Tentative settlement reached in lawsuit against James Franco alleging sexual misconduct

LOS ANGELES – A preliminary settlement was reached in a lawsuit alleging that James Franco intimidated students at an acting and film school he founded in unpaid and exploitative sexual situations, plaintiffs’ lawyers said on Saturday.

The two sides filed a joint status report in the Los Angeles Supreme Court telling a judge that a settlement had been reached on the class action lawsuit of former students at the now-defunct School 4, although elements of the lawsuit may survive.

The document was filed on February 11, but the settlement has not yet been reported.

Actresses and ex-students Sarah Tither-Kaplan and Toni Gaal, who first filed the lawsuit in 2019, have agreed to drop their individual claims under the agreement according to the court records. Their lawsuit alleged that Franco had urged his students to perform increasingly explicit sex scenes in front of the camera in an “orgy environment” that went well beyond what is acceptable on Hollywood film sets.

It was alleged that Franco “attempted to create a pipeline of young women who were exposed to his personal and professional sexual exploitation in the name of education” and that students were persuaded that roles in Franco’s films were available to them who would go.

The lawsuit said the incidents occurred in a sex scene master class taught by Franco at Studio 4, which opened in 2014 and closed in 2017.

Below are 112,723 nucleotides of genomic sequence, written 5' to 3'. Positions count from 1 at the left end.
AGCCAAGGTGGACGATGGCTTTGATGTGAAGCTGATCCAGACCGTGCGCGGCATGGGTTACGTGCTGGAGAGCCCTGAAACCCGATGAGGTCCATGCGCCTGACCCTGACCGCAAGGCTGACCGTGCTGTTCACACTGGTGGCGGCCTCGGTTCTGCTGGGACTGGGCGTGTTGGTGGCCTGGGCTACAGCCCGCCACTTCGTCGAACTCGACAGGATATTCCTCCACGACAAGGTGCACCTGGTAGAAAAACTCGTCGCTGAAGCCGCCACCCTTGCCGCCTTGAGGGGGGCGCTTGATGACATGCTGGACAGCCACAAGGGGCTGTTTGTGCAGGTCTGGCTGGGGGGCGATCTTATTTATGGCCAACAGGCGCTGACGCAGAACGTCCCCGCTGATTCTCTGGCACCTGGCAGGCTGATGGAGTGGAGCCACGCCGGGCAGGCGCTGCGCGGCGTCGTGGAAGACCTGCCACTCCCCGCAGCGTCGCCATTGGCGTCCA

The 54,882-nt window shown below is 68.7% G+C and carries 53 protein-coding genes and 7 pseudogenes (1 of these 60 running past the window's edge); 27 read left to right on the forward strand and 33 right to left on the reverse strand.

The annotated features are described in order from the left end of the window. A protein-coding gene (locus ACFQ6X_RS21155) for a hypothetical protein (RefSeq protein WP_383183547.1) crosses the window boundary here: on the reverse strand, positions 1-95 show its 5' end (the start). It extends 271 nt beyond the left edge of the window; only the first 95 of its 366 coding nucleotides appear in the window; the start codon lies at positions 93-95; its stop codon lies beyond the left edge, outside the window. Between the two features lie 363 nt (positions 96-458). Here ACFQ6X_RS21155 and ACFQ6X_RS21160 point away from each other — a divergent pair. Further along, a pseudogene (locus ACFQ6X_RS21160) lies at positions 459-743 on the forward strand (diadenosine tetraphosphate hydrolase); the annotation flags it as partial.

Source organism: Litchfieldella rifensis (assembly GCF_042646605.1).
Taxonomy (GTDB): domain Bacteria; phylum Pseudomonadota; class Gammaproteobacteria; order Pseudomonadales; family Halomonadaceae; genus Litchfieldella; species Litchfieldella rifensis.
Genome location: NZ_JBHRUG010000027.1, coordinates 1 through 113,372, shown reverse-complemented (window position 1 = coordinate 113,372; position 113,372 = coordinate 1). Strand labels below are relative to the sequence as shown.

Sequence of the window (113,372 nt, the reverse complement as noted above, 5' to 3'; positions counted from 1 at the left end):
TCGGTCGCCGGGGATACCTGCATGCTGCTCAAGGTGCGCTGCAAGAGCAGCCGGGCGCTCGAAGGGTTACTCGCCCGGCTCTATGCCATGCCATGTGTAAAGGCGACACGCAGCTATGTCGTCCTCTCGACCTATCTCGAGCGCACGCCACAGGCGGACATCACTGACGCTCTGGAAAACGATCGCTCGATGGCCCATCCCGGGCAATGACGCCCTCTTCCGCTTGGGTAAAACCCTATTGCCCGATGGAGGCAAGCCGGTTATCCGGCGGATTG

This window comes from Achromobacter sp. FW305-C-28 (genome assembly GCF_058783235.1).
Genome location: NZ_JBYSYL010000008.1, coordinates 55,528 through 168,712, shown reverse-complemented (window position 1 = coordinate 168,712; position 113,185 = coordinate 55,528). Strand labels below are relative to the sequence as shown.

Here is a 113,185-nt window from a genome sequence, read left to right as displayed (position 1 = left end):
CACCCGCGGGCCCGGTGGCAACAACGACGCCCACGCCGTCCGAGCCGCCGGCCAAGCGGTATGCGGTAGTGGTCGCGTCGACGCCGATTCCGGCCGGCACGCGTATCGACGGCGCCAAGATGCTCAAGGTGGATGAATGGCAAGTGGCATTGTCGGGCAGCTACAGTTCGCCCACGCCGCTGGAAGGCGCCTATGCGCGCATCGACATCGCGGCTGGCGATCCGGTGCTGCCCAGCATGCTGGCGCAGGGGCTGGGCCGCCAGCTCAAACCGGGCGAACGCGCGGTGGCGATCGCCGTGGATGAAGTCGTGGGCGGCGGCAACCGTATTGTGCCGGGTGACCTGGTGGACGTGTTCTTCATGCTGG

The two sides had debated an agreement for several months and the progress of the lawsuit had been halted while they spoke.

Plaintiffs’ attorneys at Valli Kane & Vagnini, LLP, affirmed the deal in a statement to The Associated Press on Saturday evening, adding that it will be “further remembered in a joint settlement agreement to be filed with the court later.” Date “, but without further comments or details.

Out-of-hours emails asking lawyers to comment on the defendants were not immediately returned.

In a previous court case, while praising the #MeToo movement that inspired the lawsuit, Franco’s lawyers described their claims as “false and flammable, legally unfounded and a class action lawsuit with the obvious aim of attracting as much public attention as possible” – hungry claimants. “They indicated that Tither-Kaplan had previously thanked him for the opportunity to work with Franco.

Franco’s production company Rabbit Bandini and its partners, including Vince Jolivette and Jay Davis, are also named as defendants in the lawsuit.

The allegations of sexual exploitation of other plaintiffs in the class action lawsuit are dismissed without prejudice, which means they may be re-filed, the joint status report said.

The fraud allegations made by these plaintiffs are “subject to limited clearance,” the document states, with no further details or clarification.

The document doesn’t show how much money can be involved in the deal.

Prior to filing the lawsuit, Tither-Kaplan shared her allegations of sexual misconduct against Franco in the Los Angeles Times, along with other women after Franco won a Golden Globe Award for “The Disaster Artist” in early 2018 when the wave of the #MeToo movement took off “won swept over Hollywood.

In a subsequent interview on “The Late Show with Stephen Colbert,” Franco called the sexual misconduct stories about him inaccurate, but said, “If I’ve done something wrong, I’ll fix it. I have to.”

42-year-old Franco, best known for starring in comedies with Seth Rogen, has generally held back as the allegations arose during a highly productive period that culminated in the acclaimed “Disaster Artist”.

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